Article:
Up for pre-orders on Google Play, as well as a number of regional Amazon websites, Google and HTC’s brand new Nexus 9 was widely believed to ship to early buyers next week. Specifically, on or around November 3.
Tipped for a candy-coated Android 5.0 Lollipop makeover sometime next month, Google and LG’s Nexus 5 suddenly went from available to out of stock a few days back. Optimists saw this as a possible sign some sort of spin-off was coming, whereas pessimists anticipated a premature discontinuation.
As more and more players join the wearable game, it’s getting increasingly hard to stand out. Even for market veterans such as Sony. Their rookie smartwatch effort came to light in 2012, before Apple even pondered a dive in the shifting waters, and now the third entry in the Sony SmartWatch franchise is inching closer and closer to a commercial bow.
It doesn’t take a rocket scientist to know devices part of Google’s Nexus family will be first in line for Android 5.0 Lollipop updates, as they’ve been every time a new OS version was released. But the product roster grew and grew over the years, and Lollipop is perhaps the most radical, richest goodie pack in Android history.
On the very eve of Nexus 6, 9 and Android L’s full announcements, Google took its trolling nature to new heights by releasing a short teaser video titled “Sweeeeet”. In it, several desserts, Oreo bizarrely included, plus a couple of healthier snacks (Lettuce?!?) auditioned for the role of their lifetimes.
A paper published by doctors in San Diego documents what they say is a genuine case of Google Glass addiction. A service member checked himself into the U.S. Navy’s Substance Abuse Rehabilitation Program (SARP) this past summer for what he believed was an alcohol problem but turned out to have an additional addiction- something far more intriguing.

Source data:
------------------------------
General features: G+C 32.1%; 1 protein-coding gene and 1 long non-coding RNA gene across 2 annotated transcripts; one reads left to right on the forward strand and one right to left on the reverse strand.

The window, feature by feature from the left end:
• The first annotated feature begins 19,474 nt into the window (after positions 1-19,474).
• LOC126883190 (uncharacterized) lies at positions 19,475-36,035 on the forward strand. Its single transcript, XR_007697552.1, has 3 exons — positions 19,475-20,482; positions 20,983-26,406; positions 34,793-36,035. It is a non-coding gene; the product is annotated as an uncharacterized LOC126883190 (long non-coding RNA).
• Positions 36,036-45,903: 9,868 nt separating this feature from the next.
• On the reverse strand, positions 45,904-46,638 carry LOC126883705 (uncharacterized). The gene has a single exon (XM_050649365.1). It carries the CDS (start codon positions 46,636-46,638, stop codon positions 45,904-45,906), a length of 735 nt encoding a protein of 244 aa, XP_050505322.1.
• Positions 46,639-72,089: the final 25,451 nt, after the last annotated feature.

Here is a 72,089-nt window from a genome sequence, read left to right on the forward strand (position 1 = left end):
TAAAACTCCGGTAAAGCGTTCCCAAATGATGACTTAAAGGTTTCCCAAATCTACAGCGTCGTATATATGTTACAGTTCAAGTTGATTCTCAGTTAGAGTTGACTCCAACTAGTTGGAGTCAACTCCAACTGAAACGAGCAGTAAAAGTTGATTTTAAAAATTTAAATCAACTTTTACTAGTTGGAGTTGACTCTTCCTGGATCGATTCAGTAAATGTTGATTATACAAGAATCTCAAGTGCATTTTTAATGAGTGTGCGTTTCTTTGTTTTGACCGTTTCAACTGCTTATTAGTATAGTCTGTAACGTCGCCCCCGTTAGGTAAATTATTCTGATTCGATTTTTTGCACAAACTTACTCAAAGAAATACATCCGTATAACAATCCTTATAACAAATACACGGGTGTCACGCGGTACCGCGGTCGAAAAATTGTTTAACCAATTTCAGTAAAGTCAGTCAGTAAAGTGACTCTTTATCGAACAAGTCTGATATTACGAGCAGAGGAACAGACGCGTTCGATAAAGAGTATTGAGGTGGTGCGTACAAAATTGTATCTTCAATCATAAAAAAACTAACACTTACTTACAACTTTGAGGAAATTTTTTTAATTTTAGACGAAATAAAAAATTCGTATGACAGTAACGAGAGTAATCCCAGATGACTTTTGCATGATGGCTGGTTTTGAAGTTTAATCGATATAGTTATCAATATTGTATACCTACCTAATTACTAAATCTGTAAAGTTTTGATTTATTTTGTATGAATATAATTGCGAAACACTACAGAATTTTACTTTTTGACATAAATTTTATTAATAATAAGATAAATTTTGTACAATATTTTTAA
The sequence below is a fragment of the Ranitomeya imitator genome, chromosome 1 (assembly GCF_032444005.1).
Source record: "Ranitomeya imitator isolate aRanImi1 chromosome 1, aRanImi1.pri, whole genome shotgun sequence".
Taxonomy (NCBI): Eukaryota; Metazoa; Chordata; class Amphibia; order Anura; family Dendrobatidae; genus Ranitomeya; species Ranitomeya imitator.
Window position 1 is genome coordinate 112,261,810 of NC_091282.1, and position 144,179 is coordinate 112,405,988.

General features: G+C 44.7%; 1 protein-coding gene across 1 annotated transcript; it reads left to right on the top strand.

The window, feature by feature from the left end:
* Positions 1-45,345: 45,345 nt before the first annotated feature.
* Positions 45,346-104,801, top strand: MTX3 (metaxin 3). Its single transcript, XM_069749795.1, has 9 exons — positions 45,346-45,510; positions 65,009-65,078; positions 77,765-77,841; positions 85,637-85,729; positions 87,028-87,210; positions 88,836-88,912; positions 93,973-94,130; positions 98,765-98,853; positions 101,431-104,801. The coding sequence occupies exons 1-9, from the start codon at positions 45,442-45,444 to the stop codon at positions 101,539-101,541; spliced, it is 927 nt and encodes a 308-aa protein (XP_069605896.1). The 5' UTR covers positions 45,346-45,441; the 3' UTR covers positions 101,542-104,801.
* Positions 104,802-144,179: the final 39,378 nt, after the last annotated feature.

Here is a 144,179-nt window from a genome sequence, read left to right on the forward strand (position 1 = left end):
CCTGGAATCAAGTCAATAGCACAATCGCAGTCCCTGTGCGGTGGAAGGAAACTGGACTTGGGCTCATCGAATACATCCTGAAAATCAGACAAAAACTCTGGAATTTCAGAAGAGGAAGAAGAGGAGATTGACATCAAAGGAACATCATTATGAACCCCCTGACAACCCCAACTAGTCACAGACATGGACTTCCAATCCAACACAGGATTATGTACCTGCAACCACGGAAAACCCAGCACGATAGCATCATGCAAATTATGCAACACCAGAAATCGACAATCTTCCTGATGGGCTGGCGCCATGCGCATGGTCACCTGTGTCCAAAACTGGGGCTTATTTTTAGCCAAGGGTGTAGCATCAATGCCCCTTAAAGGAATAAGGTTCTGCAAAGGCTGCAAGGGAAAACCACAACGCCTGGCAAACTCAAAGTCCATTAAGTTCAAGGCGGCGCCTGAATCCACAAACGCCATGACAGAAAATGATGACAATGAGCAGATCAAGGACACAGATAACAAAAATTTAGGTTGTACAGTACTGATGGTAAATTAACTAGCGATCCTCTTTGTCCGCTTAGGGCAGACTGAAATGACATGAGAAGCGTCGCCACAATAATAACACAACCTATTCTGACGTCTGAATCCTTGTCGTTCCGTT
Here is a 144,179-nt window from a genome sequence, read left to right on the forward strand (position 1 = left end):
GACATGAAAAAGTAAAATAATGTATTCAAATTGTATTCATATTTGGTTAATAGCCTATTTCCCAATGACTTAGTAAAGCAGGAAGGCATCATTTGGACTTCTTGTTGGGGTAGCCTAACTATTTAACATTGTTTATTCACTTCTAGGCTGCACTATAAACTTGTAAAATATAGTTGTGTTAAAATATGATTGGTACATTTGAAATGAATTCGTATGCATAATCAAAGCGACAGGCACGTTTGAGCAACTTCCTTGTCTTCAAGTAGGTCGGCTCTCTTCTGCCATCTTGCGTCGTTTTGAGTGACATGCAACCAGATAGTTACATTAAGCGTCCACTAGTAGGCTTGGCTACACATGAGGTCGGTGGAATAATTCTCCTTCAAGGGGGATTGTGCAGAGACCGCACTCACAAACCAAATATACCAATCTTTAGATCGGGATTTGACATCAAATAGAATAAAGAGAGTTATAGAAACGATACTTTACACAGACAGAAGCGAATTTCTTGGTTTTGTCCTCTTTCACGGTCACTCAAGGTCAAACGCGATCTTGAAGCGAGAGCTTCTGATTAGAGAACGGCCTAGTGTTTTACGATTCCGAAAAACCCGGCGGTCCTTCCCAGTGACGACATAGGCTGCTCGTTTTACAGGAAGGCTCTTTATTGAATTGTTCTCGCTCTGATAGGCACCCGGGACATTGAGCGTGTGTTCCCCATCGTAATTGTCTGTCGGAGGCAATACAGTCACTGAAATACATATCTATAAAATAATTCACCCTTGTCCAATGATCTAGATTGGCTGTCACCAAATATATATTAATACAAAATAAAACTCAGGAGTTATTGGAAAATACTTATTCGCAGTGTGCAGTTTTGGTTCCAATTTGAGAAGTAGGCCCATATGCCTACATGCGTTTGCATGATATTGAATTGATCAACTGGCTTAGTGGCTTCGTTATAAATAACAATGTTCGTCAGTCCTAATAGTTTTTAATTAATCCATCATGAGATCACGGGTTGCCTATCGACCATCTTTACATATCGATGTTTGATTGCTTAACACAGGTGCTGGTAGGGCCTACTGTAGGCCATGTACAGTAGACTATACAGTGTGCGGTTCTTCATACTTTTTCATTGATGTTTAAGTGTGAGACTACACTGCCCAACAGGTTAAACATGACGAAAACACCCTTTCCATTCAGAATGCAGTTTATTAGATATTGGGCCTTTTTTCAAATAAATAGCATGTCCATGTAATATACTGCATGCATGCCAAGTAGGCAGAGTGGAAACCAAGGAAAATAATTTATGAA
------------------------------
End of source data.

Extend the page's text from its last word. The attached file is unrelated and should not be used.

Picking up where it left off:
After stopping by South Korea and the US for obligatory regulatory certifications, a gadget believed to be the next-generation Google Nexus tablet has just paid Taiwan’s FCC equivalent a visit. Since when are NCC approvals news, you ask?
Hardcore vanilla Android lovers are probably starting to get anxious, as the abundant Nexus 9-related rumors don’t seem to be leading up to anything. Nor does speculation on the next-gen Nexus smartphone, the X or N6, and least of all, suspicious Nexus Watch gossip activity.
Once rampant speculation on Google possibly prepping a so-called “Nexus Watch” fizzled out a long time ago, mostly due to Android Wear’s emergence. But a tongue-in-cheek, mystery remark directed by Sundar Pichai at an interviewer on the heels of Android One’s commercial debut is bound to reanimate the rumor scene.
There’s been a lot of hearsay dispersed in the media these past few months in regards to Google’s wish to tamper with the way stock and near-stock Android-running devices are being marketed and sold. At one point, the Nexus line seemed doomed. Then, it was revived as if by magic.
YouTube is beginning to roll out a channel donation feature that was first mentioned by the company a few months ago. If a channel decides that it would like to receive donations from viewers, a tip jar feature can be enabled. Videos from channels that have enabled the tip jar will include a small icon that lets viewers know they can donate. The icon is located in the top left corner of a video, and it will open to the donation page when clicked.
It felt like the end of Google Authorship was near when Google stopped showing author profile photos in search results in June, but now Authorship is actually gone. Authorship was added to Google Search in 2011, and the feature showed author information in applicable search results. As it attempts to unify the web and mobile search experiences, however, Google no longer sees a way for Authorship to be beneficial.